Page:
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Lumbini & Kapilavastu

The birthplace and Kingdom of Shakyamuni
Our History

When the time of birth grew near, Queen Mahamaya had the wish to travel from Kapilavastu, to her childhood home, Devadaha, to give birth. On the way to Devadaha, the procession passed by Lumbini Grove, which was full of blossoming trees. Enchanted, the Queen decided to give birth there, standing up and holding on to a branch. According to the story, the baby prince emerged from her right side, took seven steps, and proclaimed, ‘I am the world-honored one.

Lumbini, located in the Himalayan foothills in what is now Nepal, is the birthplace of Gautama Siddhartha, the Sakya prince who would become the Buddha Sakyamuni. In the Buddha’s time, Lumbini was a pleasure garden. Mayadevi, the mother of the Buddha, stopped in this garden on a journey from Kapilavastu to her parents’ home to give birth. Sensing the time had come, she grasped the overhanging branch of a tree, and the Bodhisattva emerged painlessly from her right side. In the third century BCE, King Asoka traveled to Lumbini on pilgrimage, erecting stupas and a commemorative pillar. Two famous Chinese Buddhist pilgrim-scholars, Faxian (5 th century CE) and Xuanzang (7 th century CE), both visited Lumbini, finding evidence of Asoka’s pillar and features described in the Sutras. After Xuanzang’s visit, few records of Lumbini exist; the site was apparently forgotten for many years. In 1896, a German archeologist found remnants of Asoka’s pillar, with an inscription marking the site as the birthplace of the Buddha. Recent excava

tions have uncovered stupas and viharas at Lumbini. The temple of Queen Maya, an important feature of the present-day site, was built on the foundation of a much earlier structure that may have been erected by King Asoka. As a site associated with peace and compassion, it has gradually grown in popularity as a pilgrimage place, and today it is well-known throughout the Buddhist world.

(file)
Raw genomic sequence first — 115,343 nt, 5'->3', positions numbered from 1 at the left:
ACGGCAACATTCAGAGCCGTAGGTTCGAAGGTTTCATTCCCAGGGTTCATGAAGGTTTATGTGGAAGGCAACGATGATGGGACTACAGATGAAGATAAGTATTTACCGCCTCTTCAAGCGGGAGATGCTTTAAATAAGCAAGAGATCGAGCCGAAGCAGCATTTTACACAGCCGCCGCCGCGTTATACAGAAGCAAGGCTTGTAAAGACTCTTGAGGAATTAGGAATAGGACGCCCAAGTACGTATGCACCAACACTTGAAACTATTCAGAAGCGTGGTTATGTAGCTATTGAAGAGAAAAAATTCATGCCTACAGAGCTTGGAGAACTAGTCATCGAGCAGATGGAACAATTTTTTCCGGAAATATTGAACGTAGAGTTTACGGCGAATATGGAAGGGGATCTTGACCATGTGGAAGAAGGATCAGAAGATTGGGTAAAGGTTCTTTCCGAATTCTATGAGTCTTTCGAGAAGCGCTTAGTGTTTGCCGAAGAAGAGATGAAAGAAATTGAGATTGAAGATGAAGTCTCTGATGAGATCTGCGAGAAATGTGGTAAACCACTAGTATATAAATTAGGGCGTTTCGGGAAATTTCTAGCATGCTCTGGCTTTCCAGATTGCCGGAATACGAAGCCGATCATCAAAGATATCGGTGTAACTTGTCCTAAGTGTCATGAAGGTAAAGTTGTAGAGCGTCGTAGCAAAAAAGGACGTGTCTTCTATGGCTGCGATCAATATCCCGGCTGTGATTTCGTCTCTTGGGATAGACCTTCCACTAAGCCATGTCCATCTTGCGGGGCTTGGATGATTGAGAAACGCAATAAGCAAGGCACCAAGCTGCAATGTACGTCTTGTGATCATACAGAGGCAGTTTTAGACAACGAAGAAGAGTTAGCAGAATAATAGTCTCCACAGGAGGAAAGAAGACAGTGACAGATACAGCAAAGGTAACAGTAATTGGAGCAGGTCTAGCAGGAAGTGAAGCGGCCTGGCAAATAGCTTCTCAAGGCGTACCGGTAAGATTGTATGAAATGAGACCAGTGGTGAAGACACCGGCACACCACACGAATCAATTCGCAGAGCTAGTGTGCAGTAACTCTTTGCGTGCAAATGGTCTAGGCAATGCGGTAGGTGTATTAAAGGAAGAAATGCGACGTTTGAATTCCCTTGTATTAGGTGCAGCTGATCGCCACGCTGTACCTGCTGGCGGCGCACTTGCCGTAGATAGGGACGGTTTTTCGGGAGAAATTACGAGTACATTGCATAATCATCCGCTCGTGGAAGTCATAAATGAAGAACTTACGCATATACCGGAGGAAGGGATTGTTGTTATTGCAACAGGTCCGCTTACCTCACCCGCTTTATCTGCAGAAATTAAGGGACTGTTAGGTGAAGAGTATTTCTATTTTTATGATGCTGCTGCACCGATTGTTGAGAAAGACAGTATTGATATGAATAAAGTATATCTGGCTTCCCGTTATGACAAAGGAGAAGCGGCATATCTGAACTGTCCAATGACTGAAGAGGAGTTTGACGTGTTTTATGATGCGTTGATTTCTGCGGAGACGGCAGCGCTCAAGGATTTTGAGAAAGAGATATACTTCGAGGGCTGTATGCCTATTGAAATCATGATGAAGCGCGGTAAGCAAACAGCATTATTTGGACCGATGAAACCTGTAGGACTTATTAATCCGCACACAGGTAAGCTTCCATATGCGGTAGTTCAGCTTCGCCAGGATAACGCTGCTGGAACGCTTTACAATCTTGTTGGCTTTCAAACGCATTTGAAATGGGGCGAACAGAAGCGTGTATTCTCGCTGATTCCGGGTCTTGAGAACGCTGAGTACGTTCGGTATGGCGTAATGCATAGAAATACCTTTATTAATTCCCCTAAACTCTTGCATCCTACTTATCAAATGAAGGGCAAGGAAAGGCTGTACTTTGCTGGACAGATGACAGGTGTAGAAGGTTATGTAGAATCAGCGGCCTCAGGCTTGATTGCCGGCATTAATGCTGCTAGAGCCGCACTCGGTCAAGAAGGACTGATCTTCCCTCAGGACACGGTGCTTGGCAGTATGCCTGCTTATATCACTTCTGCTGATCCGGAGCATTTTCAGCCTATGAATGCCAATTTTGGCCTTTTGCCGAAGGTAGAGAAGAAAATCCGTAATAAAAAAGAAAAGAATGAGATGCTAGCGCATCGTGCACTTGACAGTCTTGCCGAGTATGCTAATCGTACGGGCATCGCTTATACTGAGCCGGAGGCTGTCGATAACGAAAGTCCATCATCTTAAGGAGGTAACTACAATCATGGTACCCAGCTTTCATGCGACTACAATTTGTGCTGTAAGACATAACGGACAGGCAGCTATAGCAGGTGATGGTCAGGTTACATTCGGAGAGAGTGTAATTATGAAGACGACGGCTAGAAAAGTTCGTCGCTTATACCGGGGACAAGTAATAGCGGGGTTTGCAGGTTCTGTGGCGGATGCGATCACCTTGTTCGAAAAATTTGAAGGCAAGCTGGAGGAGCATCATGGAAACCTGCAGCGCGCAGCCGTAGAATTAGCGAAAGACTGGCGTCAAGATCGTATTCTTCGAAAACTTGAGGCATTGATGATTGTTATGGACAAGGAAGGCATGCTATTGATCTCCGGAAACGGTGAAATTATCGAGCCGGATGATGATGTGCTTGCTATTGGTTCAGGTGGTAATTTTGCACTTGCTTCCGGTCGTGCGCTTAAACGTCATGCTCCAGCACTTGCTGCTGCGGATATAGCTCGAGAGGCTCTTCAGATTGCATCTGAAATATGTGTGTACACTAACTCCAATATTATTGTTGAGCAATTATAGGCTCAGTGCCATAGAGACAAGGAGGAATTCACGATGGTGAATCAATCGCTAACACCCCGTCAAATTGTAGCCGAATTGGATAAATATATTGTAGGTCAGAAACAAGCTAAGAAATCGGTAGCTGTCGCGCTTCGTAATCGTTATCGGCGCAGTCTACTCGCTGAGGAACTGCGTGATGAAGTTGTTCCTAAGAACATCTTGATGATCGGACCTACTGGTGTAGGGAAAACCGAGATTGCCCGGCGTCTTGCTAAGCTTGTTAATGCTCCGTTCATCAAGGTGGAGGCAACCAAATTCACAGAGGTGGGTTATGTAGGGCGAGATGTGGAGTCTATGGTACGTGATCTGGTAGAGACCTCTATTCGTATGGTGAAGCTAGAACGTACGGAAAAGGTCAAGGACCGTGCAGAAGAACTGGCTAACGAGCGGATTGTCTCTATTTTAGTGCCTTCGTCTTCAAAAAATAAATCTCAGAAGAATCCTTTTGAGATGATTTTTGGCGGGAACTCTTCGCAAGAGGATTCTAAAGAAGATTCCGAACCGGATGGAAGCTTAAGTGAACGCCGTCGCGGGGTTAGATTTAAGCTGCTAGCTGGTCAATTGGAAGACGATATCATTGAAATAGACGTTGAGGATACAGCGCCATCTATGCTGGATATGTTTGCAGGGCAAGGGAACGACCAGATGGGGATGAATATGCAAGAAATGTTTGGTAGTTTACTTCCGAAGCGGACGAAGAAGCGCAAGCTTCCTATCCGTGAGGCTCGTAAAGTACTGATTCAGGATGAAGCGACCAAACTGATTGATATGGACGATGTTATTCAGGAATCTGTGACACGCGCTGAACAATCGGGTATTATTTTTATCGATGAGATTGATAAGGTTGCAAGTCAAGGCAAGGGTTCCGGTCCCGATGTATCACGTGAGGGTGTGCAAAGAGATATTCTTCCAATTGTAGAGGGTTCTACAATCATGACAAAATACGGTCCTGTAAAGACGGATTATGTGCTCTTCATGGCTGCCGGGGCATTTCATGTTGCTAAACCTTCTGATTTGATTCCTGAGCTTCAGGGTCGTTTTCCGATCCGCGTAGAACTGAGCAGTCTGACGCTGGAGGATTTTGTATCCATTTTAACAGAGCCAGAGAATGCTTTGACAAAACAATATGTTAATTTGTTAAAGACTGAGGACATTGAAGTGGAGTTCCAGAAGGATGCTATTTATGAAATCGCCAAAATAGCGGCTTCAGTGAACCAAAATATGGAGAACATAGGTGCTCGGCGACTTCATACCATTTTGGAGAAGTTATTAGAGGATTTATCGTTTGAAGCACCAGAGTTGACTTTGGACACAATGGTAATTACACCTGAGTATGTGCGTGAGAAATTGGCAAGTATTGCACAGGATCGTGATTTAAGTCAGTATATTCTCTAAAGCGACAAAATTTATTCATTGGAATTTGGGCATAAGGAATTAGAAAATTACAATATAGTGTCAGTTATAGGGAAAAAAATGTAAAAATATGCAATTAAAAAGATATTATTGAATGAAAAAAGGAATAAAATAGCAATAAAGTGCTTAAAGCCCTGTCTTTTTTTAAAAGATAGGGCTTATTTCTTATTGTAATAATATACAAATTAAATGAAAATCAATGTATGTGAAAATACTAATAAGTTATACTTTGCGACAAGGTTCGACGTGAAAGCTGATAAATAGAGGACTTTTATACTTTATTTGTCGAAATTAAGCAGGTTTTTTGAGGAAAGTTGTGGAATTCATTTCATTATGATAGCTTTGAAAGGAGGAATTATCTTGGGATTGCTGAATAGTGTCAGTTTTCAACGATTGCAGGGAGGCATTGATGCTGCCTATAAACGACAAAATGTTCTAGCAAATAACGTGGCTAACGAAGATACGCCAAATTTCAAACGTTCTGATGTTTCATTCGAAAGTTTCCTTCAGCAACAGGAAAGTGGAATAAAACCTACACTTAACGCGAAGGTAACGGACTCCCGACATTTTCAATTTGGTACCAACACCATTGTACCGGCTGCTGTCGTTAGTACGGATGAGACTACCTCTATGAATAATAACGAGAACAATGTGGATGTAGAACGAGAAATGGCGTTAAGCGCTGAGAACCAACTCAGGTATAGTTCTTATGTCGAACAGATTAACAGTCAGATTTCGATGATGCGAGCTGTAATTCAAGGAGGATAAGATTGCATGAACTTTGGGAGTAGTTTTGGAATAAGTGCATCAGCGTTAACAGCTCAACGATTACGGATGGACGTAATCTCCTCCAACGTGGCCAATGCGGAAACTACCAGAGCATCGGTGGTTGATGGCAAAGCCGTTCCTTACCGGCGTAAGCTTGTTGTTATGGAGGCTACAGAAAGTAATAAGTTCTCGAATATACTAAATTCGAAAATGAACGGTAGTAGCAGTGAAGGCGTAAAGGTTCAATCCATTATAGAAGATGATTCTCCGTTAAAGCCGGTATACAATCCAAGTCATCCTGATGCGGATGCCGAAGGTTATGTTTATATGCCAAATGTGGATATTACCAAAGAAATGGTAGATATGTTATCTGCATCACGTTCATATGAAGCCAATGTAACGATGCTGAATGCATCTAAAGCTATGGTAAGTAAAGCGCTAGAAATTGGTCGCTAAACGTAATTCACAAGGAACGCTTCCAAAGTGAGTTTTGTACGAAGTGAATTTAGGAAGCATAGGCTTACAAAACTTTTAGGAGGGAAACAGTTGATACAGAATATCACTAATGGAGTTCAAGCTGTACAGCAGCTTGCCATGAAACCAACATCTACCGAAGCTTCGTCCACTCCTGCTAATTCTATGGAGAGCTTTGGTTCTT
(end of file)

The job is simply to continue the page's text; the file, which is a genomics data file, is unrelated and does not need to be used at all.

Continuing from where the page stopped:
First international Chanting Ceremony

Our connection to the All Nepal Bhikkhu Saṅgha and other groups in Nepal began with the International Chanting Ceremony in Bodhgaya. The word had spread that the ceremony in Bodhgaya was attracting many followers and pilgrims, and the Saṅgha reached out to the ITCC with the request that LBDFI arrange to start a similar event in Lumbini. Without any hesitation, we responded with an affirmative yes. It was in 2018, LBDFI sponsored a group of international monks from Bodhgaya to journey by bus for days before crossing over the border between Nepal and India. Once we arrived on the other side of the Nepalese border, we could see that there was still much construction going on with roads that still needed attention. I remember the evening very well when we arrived into the sacred garden premises of Lumbini. The Royal Thai temple volunteers were working on last minute beautification of the grounds. As I walked up to the site where hundreds of flowers were already adorning the grounds, they asked if the Buddha statue that was given as a gift to Lumbini should be in the center of the offering. How auspicious to arrive just at the right time when the Buddha needed to be installed!